Chris: In some ways, it is the idea of the expected risk adjusted return on investment versus a donation. In some cases, investors are participating in a manner like playing poker and paying to see the next hand.

Bob: Good analogy. Do I want to up that ante?

Chris: In the early demonstration of new markets, it is making sure that you are not just the only confident person in the room. It is that other people share what you perceive as an opportunity. This is not just about space, it gets back to any other industry or audacious goal or idea, of even people investing in internet stocks: “Well I don’t know if anyone is going to share their financial information on the internet and buy things”, “There are perfectly good stores around now”, “it doesn’t seem like a good sustainable model”… and look how that has developed.

Bob: I think we are demonstrating my point that there is not just one successful model. Jim has explained how market risk is important to his investors. It is not very important to Moon Express and the way our investors think. There could be a completely new market. People say “want a great idea, ask the cab driver; he has a hundred ideas…” It is about the execution of that idea. It is about the way we pull together the right team and the right approach and reduce all the risk to get to the market.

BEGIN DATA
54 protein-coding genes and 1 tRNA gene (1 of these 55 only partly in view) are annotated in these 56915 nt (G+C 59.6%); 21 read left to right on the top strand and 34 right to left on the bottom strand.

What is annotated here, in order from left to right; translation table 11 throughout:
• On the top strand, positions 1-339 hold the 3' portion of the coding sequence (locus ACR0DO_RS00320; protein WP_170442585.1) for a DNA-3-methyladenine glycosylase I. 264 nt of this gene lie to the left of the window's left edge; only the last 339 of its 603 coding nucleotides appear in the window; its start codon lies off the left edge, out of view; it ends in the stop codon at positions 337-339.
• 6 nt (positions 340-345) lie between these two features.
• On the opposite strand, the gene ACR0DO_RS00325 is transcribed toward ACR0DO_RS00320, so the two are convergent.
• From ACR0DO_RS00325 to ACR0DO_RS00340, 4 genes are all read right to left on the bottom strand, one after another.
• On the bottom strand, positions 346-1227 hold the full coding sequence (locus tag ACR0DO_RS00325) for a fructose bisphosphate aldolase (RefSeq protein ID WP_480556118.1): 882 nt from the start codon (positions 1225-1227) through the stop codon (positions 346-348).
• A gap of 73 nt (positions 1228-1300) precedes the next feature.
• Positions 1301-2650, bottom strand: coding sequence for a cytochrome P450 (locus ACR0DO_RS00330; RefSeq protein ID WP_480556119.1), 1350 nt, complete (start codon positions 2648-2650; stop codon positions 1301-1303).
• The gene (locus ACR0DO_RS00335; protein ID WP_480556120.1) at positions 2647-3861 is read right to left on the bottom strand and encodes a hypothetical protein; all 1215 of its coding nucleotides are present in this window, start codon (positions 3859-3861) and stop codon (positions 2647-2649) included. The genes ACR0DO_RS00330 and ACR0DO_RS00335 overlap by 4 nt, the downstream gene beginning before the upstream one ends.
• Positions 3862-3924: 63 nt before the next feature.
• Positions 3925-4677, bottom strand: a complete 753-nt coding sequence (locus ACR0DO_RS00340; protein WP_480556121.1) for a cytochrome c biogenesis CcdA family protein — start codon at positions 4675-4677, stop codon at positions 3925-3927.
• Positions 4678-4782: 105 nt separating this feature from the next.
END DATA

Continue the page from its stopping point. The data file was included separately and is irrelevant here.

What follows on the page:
Chris: I want to go back to Eva’s question. You used a particular word “assumptions” and what assumptions are we making? This is a great question because I don’t think I have ever been asked that…

EVA: It is something investors really look at, or for. They look through the business plan, thinking “these guys are assuming this or that” and “how valid are these assumptions?”